From 8 p.m. until 9:30, I gently moved the skin and delicately rubbed only the muscle and padded areas. I was careful to stay away from bone and thin skin areas. The music was mellow. The lighting was dim. I controlled my breathing and let the cares of the day melt away as I got a mini workout.
At the end of a workday, giving or receiving a massage is about as good as it gets!
I still have LOTS to learn, but my blood pressure is improving as well as my sleep patterns. I feel like a own a little secret spa inside my own home. Maybe I should make a wee sign for the door!
Sunday, March 04, 2012
I am getting a lot out of our four lessons at the community centre. The first week I had the ah-ha realization that the pressure sweep of the hand in the massage stroke is the one that goes in the direction of the heart. That makes sense.
I received a massage on a table with the head "hole" support. Instead of the disposable tissue cover, we opted for a hand towel which is washable. Sounds "green" doesn't it? Well, I learned that the terry cloth fibre is very aggressive against my face. Ha, ha, I won't do that again.
Last night I tried to give another massage but I have stubbornly cold hands. I tried washing dishes first. I tried more hot water. I tried rubbing my hands together. Finally I just started the massage action with a flannel sheet between my partner and my chilly palms. It worked. In a very few moments, my hands were warm enough to spread oil and get the circling motions started properly.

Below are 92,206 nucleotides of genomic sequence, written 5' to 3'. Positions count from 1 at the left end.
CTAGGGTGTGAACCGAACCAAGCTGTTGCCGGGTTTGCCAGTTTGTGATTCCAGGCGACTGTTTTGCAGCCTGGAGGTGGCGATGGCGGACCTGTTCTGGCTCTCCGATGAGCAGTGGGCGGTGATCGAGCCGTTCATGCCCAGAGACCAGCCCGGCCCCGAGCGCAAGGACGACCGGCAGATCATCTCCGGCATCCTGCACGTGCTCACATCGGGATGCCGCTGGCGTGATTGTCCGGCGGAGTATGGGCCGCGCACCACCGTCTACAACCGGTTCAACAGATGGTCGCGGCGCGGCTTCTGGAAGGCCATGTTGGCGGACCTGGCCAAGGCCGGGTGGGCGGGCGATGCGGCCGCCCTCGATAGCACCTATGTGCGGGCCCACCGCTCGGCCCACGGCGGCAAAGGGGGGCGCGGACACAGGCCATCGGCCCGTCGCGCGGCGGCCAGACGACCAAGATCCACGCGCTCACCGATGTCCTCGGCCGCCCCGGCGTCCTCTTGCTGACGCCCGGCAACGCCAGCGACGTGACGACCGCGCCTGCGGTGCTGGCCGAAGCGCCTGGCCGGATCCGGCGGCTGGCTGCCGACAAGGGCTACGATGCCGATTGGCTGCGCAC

I had basic knowledge of the names of the hand actions now too. The smooth, gentle, rhthmic stokes that start and end a massage are called "Effleurage" stokes. Imagine doing the breaststroke as if you were swimming.
In relaxation massage, the body parts receive a firmer stroke with single hand alternative palmar 'travelling' actions; think-- left, right, left, right. The palm pushes (light force) toward the heart and travels back in a loop in a lighter stroke. These have been called Single Palmar Stroking. These help the circulation and relieve some stiff muscles.
The next level of intensity is Palmar Kneading. I am learning how much force I can use on the back of a thigh and what is comfortable on the back, around the shoulder areas. If you get good at this stroke, it can even be used on a grumpy baby.
Thumb kneading can be used in a relaxing massage. Make sure your nails are short and that you don't push too hard with your thumbs. There are hundreds or pressure points that enjoy receiving stimulation but react in a bad way when the touch is too aggressive.
I have learned that the act of giving massage is very enjoyable to the 'technician'. It is not all about receiving a massage! I can slow my breathing. I can be very aware of what the muscles under my hands are doing. Your partner can be like a big Braille message! " I hurt here. I'm stiff and sore there. Don't stop."
And sometimes your hands tell you it is time to move away from this area. The message is, " This is not beneficial to either of us right here, right now."
I already knew about having the room darkened and warm. I have experienced the delicate light of candles while receiving a massage. Some people really like a chosen scent. (Some are relaxing, while others are invigorating.) Music can be a nice addition to the experience. Keep the volume soft and relaxing too.
Today's lesson is in another two hours and I expect to be giving a 1.5 hour massage AND trying to learn how to be more proficient with my hands. I am a work in progress!
Next week will be my turn to receive the hour and a half massage. I learn things while on the table too.
Next blog, I will try to share what the benefits are to receiving massage. Who needs it and when?